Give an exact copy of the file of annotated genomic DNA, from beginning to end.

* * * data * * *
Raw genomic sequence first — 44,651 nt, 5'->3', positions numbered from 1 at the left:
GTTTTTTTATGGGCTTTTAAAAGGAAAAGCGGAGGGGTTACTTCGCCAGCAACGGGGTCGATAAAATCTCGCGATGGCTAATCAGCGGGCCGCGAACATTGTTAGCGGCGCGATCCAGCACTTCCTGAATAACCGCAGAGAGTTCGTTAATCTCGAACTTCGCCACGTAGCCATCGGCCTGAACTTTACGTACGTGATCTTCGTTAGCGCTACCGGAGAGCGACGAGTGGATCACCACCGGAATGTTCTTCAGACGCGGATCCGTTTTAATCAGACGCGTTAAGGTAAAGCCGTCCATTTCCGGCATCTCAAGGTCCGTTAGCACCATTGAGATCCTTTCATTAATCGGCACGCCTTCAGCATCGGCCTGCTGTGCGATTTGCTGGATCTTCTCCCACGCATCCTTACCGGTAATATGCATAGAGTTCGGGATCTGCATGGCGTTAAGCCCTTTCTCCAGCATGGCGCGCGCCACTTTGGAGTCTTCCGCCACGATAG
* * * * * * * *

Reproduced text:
Raw genomic sequence first — 44,651 nt, 5'->3', positions numbered from 1 at the left:
GTTTTTTTATGGGCTTTTAAAAGGAAAAGCGGAGGGGTTACTTCGCCAGCAACGGGGTCGATAAAATCTCGCGATGGCTAATCAGCGGGCCGCGAACATTGTTAGCGGCGCGATCCAGCACTTCCTGAATAACCGCAGAGAGTTCGTTAATCTCGAACTTCGCCACGTAGCCATCGGCCTGAACTTTACGTACGTGATCTTCGTTAGCGCTACCGGAGAGCGACGAGTGGATCACCACCGGAATGTTCTTCAGACGCGGATCCGTTTTAATCAGACGCGTTAAGGTAAAGCCGTCCATTTCCGGCATCTCAAGGTCCGTTAGCACCATTGAGATCCTTTCATTAATCGGCACGCCTTCAGCATCGGCCTGCTGTGCGATTTGCTGGATCTTCTCCCACGCATCCTTACCGGTAATATGCATAGAGTTCGGGATCTGCATGGCGTTAAGCCCTTTCTCCAGCATGGCGCGCGCCACTTTGGAGTCTTCCGCCACGATAG